Page last updated at 12:03 GMT, Tuesday, 3 June 2008 13:03 UK

Scottish drug seizures decrease

Cannabis plant
Ministers said thousands of cannabis plants were seized

The number of drug seizures in Scotland last year fell by almost a fifth, according to new figures.

The drop was largely down to a 31% decrease in cannabis seizures, although there was an increase in the quantity of cannabis plants seized from gangs.

The level of Class A drugs found by police was at an all time high, although some increases were small.

Total seizures stood at 20,938 in 2006-07, compared with 25,314 in 2005-06, said official figures.

Crack seizures, according to the statistics, went up from 185 in 2005-06 to 226 in 2006-07.

Over the same timescale, cocaine seizures increased from 1,302 to 1,692 and heroin, from 3,275 to 3,289.

We continue to hit dealers where they like it least - in their pockets
Gordon Meldrum
Scottish Crime and Drug Enforcement Agency

Seizures of cannabis - reclassified from Class B to Class C in 2004 - decreased from 19,319 to 13,364.

Justice Secretary Kenny MacAskill said although the number of seizures of Class C drugs were down, the quantities seized were up, with 20,000 cannabis plants confiscated by police last year in police operations.

"The increase in the number of Class A drugs seized shows that police are taking strong enforcement action against those drugs which cause the most harm to our communities," he said.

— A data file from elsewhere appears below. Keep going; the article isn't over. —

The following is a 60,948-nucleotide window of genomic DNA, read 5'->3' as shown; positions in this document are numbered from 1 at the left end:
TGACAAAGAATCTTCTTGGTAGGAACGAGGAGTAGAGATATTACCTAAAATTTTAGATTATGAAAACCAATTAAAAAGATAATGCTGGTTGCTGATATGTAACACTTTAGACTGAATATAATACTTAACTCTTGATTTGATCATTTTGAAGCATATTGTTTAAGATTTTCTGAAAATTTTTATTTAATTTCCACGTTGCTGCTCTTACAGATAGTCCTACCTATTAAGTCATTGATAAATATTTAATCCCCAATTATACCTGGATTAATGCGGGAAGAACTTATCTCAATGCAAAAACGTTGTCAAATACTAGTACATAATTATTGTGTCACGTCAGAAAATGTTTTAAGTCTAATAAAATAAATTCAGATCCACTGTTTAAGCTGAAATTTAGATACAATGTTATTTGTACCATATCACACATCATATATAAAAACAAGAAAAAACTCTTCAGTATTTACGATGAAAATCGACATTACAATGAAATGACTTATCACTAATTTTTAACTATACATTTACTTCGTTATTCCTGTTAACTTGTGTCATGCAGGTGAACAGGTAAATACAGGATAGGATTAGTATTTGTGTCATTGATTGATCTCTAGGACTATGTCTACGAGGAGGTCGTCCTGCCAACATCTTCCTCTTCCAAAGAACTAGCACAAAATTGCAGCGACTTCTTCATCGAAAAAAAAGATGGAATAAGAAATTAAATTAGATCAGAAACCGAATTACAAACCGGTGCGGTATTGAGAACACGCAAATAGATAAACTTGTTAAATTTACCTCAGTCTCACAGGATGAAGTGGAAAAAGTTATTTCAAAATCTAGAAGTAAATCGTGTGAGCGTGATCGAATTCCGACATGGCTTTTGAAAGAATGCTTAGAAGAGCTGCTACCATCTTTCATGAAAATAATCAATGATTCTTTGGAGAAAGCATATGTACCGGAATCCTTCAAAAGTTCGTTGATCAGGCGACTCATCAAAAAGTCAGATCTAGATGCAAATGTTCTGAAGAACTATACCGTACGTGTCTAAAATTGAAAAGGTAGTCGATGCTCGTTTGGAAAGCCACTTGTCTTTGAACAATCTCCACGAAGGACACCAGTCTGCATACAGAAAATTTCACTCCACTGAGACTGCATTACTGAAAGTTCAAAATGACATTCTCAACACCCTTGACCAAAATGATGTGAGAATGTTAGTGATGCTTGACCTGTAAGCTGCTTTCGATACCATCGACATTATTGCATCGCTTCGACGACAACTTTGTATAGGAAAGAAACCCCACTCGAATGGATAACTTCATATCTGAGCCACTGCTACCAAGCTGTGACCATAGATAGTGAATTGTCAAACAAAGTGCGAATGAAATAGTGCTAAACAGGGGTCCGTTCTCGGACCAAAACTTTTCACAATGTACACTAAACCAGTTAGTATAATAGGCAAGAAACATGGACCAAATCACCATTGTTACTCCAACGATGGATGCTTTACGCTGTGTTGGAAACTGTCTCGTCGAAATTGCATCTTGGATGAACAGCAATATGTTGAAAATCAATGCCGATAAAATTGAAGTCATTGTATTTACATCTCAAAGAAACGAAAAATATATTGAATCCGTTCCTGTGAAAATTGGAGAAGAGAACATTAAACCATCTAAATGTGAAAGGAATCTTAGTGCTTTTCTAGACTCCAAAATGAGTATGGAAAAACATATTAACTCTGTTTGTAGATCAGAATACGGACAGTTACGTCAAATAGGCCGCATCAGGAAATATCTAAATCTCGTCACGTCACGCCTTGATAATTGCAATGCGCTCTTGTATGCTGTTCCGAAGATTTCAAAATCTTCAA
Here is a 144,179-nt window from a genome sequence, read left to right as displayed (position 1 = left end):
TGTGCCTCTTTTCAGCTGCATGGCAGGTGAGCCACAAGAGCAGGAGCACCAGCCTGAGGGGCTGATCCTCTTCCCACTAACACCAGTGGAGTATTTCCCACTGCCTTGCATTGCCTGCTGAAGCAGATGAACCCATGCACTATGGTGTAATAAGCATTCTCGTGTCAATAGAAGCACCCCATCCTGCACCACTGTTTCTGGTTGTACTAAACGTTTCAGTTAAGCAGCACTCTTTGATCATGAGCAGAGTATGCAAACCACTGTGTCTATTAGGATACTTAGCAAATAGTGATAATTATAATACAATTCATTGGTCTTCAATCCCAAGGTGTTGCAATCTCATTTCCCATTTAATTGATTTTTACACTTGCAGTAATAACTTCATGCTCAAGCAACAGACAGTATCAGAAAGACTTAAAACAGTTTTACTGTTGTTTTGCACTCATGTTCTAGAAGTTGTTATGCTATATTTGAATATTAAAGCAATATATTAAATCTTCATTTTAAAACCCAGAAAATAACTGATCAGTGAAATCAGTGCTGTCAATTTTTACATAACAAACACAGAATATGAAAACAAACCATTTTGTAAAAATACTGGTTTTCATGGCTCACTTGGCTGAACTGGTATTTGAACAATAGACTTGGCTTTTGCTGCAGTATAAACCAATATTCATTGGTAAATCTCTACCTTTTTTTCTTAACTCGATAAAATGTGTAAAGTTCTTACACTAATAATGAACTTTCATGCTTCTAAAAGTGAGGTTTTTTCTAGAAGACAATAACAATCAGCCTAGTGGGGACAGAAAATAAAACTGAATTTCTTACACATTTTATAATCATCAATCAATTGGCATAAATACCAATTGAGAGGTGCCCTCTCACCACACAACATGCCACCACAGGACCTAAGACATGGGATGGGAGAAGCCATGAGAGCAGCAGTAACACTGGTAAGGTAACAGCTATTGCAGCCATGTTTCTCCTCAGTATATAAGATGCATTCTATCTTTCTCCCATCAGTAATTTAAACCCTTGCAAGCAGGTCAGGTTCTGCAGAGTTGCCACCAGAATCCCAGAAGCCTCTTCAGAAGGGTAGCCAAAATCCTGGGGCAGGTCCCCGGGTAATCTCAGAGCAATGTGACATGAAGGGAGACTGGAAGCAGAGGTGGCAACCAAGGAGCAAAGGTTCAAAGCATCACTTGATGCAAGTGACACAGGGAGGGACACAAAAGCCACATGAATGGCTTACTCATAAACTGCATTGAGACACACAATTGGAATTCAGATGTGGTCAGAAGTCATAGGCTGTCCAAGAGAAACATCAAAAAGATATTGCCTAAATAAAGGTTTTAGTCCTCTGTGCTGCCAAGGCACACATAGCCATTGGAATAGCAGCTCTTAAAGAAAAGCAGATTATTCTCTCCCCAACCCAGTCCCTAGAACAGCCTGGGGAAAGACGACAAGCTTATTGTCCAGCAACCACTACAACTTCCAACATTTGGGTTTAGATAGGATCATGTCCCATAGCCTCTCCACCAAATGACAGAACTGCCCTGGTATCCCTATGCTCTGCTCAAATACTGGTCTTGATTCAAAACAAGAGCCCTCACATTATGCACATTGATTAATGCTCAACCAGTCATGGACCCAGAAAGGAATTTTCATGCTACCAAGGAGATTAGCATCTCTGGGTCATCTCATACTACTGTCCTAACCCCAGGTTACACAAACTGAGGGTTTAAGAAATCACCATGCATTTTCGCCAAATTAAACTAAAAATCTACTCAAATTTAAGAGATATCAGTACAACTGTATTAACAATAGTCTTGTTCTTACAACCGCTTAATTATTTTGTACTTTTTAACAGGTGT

Mr MacAskill warned enforcement alone would not tackle the drug problem which cost society 2.6bn a year, adding: "Our new drugs strategy contains a commitment to strengthen existing powers to seize assets from drug dealers and also maps out a fresh approach to drugs education."

Gordon Meldrum, head of the Scottish Crime and Drug Enforcement Agency, said the figures showed the scale of the drugs problem facing the country.

"The quantities of class A drugs we took off the street and the cannabis farms smashed will have benefited every community in the country," he said.

"In addition, we continue to hit dealers where they like it least - in their pockets - with millions of pounds of ill gotten gains pouring into the public purse from use of the Proceeds of Crime Act."

The figures excluded information from Revenue and Customs and British Transport Police.


SEE ALSO
Government unveils drug strategy
29 May 08 |  Scotland
Sharp rise in prison drug finds
30 May 08 |  South of Scotland
Addicts 'not second-class people'
23 Mar 08 |  Scotland

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